Herzog briefly sponsored a bill earlier this year that would have raised the electoral threshold to 3%, enough to leave two of the three Arab parties out of the current Knesset.
“Let them unite,” Hoffman told the Times of Israel Monday. Together, the three Arab parties hold 11 seats, more than double the number they need to pass a 4% threshold.
MK Ahmad Tibi (Ra’am-Ta’al) himself has been calling for years for the fractured Arab lists to unite so that they might better fight for the Arab sector in the Knesset, a coalition spokesperson pointed out.
But Zahalke blasted the idea. “There’s a huge gap between me as a secular, modern, enlightened nationalist [in Balad] and the communists [in Hadash] or the Islamists [in Ra’am-Ta’al]. It’s paternalistic to say, ‘Run as a single party. You’re all Arabs.’ There’s a larger gap between me and [Ra’am-Ta’al] MK [Ibrahim] Sarsour than between [Shas] MK [Avraham] Michaeli and [Meretz] MK Michal Rozin.”
Partly to ease the Arab parties’ concerns, the bill includes a stipulation that would allow separate parties that run joint lists for the Knesset to split once they enter the Knesset. Several parties in the current Knesset, including Meretz, Likud-Beytenu, United Torah Judaism and Jewish Home, are joint lists of two or more distinct registered parties. The Arab slate could function in the same fashion, supporters of the reform have suggested.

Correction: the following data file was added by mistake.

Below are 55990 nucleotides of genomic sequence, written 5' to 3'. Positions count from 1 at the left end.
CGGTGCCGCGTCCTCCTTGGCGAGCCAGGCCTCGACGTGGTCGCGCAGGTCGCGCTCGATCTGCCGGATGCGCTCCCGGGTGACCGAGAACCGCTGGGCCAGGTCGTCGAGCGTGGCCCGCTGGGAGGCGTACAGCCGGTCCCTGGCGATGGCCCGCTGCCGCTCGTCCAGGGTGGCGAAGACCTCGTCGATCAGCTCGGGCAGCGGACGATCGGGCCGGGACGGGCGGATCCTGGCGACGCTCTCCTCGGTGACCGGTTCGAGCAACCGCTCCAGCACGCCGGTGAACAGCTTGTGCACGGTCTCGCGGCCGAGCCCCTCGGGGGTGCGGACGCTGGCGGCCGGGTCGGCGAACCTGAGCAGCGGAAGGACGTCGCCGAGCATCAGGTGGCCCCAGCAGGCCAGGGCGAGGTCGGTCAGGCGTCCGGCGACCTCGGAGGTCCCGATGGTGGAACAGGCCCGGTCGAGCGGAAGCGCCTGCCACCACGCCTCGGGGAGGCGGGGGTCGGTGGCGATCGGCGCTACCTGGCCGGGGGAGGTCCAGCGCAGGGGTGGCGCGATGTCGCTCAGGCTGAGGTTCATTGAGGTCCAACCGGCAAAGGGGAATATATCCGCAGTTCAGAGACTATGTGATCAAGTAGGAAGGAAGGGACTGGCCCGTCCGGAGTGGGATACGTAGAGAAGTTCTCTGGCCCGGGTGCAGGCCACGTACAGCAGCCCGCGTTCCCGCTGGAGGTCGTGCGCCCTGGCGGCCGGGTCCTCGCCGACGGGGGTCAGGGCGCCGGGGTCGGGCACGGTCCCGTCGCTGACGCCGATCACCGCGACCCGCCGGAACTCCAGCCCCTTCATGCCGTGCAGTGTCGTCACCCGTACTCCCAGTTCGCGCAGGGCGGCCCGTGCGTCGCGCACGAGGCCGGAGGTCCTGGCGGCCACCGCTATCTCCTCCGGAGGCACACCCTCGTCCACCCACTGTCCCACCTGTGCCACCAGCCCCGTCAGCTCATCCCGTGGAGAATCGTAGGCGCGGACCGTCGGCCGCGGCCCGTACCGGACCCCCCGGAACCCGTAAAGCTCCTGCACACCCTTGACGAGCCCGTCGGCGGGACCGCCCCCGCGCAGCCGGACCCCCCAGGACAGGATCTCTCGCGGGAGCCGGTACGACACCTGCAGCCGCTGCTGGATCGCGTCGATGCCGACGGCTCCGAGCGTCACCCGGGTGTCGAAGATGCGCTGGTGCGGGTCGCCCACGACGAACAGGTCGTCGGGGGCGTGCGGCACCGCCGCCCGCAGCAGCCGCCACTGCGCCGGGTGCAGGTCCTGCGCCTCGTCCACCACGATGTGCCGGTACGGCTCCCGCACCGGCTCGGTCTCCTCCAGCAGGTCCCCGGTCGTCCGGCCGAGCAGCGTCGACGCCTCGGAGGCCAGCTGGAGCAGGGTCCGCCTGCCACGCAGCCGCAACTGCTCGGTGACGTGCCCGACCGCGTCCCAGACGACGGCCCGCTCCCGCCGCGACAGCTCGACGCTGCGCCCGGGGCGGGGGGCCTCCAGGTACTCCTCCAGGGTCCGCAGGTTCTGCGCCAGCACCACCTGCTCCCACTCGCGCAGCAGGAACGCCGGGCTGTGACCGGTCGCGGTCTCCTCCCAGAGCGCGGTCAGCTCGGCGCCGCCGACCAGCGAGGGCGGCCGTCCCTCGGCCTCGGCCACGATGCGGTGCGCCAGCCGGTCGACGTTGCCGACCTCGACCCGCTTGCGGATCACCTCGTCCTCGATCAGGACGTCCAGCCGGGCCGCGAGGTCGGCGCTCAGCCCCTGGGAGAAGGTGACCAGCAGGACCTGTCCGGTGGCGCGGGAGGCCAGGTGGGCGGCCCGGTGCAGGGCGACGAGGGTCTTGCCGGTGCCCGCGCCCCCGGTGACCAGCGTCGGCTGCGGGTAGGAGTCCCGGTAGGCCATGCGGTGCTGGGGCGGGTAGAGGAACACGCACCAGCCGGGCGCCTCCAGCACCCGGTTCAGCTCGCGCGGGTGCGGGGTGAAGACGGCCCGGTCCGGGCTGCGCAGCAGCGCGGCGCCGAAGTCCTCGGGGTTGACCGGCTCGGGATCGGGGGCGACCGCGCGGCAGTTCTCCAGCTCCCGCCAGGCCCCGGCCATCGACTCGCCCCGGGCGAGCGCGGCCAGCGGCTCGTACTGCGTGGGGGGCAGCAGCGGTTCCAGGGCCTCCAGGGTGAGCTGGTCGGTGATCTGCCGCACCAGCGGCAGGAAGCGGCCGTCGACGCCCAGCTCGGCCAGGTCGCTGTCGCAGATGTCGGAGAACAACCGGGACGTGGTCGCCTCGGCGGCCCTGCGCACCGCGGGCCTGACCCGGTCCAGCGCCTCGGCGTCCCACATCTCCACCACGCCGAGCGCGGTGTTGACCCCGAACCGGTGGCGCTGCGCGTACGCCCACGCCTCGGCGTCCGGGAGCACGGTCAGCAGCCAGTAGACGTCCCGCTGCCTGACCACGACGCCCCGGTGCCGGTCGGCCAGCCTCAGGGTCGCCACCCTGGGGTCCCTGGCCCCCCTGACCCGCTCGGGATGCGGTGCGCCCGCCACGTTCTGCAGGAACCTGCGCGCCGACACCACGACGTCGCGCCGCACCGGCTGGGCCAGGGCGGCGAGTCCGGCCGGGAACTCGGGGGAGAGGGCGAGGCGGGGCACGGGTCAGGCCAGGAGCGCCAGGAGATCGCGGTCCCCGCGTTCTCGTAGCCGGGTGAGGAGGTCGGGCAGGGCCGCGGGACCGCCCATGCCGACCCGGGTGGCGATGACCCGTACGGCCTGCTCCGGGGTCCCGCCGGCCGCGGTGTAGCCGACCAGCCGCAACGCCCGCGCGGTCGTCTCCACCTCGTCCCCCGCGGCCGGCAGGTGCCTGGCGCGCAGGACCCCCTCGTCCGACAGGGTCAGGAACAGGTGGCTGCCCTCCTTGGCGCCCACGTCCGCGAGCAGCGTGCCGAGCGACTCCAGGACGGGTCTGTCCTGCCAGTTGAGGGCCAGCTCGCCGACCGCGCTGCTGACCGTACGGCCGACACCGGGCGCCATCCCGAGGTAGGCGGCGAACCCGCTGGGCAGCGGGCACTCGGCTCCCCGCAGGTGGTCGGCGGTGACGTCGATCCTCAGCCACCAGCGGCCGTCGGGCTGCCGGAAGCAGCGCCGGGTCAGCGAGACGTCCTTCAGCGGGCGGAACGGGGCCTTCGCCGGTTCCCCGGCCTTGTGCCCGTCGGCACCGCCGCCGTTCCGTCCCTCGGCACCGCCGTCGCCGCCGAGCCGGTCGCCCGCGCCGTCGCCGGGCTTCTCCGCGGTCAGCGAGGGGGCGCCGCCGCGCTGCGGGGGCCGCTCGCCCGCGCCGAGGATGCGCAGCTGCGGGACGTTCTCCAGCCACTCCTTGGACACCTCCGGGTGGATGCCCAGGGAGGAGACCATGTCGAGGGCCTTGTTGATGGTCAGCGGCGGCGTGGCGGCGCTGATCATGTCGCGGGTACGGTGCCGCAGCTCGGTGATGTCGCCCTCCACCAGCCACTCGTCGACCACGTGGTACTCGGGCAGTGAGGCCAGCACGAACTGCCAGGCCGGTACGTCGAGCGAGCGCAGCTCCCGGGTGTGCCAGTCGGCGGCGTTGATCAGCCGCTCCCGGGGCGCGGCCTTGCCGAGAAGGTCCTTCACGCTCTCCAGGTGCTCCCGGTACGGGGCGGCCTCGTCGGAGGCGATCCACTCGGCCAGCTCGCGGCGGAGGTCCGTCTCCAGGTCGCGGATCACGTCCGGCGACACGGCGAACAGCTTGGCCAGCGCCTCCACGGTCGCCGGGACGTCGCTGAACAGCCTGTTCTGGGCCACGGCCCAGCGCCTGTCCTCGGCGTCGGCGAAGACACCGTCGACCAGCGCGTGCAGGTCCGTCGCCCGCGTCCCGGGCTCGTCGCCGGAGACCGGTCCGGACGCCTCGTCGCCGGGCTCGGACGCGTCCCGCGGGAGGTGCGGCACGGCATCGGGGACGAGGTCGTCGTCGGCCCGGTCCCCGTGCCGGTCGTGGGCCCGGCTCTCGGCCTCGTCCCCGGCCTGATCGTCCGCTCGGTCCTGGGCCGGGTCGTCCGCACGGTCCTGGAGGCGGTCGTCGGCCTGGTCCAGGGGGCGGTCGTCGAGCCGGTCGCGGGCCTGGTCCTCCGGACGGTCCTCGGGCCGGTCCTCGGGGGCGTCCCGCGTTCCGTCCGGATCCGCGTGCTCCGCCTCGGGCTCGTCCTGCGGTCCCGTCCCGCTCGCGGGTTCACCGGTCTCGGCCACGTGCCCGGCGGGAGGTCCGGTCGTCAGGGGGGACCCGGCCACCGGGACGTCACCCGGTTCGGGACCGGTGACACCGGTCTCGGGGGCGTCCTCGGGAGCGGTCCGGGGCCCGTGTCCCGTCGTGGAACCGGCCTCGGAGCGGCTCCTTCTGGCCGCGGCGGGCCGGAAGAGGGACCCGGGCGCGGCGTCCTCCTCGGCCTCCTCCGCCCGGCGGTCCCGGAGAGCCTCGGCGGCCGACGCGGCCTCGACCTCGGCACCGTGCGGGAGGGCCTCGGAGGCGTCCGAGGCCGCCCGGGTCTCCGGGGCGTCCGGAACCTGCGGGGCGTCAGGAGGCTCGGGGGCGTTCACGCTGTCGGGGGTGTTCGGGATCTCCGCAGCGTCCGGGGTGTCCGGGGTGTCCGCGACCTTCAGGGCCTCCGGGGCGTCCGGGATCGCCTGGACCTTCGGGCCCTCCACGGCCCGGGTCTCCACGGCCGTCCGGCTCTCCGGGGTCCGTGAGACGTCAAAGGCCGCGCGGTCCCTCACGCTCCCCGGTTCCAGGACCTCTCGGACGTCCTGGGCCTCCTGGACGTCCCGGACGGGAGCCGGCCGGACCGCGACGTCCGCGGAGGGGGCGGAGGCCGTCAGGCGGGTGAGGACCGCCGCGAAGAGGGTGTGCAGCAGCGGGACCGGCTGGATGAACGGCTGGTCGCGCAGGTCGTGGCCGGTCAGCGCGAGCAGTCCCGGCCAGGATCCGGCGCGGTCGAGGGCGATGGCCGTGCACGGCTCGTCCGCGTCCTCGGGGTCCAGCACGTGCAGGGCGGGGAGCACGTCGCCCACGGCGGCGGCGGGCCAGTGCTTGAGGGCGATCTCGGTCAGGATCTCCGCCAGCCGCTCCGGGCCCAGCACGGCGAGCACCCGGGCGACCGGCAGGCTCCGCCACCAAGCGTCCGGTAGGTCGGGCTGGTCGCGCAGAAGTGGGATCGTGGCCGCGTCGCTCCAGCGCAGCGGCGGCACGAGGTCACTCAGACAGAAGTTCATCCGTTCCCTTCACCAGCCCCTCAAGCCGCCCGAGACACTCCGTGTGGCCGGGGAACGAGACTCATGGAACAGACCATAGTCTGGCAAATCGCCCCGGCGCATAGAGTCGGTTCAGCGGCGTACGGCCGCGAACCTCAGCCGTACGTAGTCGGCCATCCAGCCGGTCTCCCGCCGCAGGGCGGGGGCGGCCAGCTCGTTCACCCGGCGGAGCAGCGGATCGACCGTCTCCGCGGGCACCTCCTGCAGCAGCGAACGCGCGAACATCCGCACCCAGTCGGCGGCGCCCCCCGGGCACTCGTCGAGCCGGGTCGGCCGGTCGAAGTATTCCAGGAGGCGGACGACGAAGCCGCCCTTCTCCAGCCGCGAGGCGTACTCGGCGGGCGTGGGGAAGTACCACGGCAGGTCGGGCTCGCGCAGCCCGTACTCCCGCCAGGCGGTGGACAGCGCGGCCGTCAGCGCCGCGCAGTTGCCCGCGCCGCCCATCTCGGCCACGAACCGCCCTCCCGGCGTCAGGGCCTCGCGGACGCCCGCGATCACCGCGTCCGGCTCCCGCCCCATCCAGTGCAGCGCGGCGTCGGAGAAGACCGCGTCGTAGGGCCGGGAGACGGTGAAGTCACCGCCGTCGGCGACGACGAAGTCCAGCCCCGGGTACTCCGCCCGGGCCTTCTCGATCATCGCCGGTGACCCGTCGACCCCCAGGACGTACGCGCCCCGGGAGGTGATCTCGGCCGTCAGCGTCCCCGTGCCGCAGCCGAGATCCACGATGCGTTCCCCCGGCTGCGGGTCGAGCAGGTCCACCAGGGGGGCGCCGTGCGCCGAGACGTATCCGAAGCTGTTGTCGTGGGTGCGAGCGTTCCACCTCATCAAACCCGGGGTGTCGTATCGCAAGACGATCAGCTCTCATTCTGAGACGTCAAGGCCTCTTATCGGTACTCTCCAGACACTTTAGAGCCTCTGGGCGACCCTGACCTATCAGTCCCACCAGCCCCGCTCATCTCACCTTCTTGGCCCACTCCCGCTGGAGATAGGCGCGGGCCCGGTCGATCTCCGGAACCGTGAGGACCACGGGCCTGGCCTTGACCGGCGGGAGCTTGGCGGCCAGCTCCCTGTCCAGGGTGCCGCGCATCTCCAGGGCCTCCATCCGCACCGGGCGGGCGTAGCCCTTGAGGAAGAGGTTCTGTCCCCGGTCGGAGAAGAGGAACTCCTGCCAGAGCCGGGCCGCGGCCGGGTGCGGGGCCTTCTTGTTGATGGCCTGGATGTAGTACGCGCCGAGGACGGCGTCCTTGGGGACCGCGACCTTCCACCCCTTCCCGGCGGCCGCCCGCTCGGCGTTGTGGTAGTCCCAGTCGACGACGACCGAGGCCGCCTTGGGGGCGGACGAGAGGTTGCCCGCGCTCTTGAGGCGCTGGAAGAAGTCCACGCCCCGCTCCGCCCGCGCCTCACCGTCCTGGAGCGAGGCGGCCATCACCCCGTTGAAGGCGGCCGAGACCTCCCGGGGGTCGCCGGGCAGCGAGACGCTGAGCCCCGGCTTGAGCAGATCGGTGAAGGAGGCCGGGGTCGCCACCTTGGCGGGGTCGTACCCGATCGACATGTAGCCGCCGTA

The reform faces another criticism: “lost” votes. According to the CES study, only some 104,000 votes were lost to parties that failed to enter parliament in the last Knesset, and some 269,000 in the current one. With a 4% threshold, that number would rise to 723,000 in the last Knesset (out of 3.4 million total votes cast) and 697,000 in the current one (out of 3.8 million votes).
It’s a spectacular rise, though it may be driven partly by the CES study’s methodological difficulties.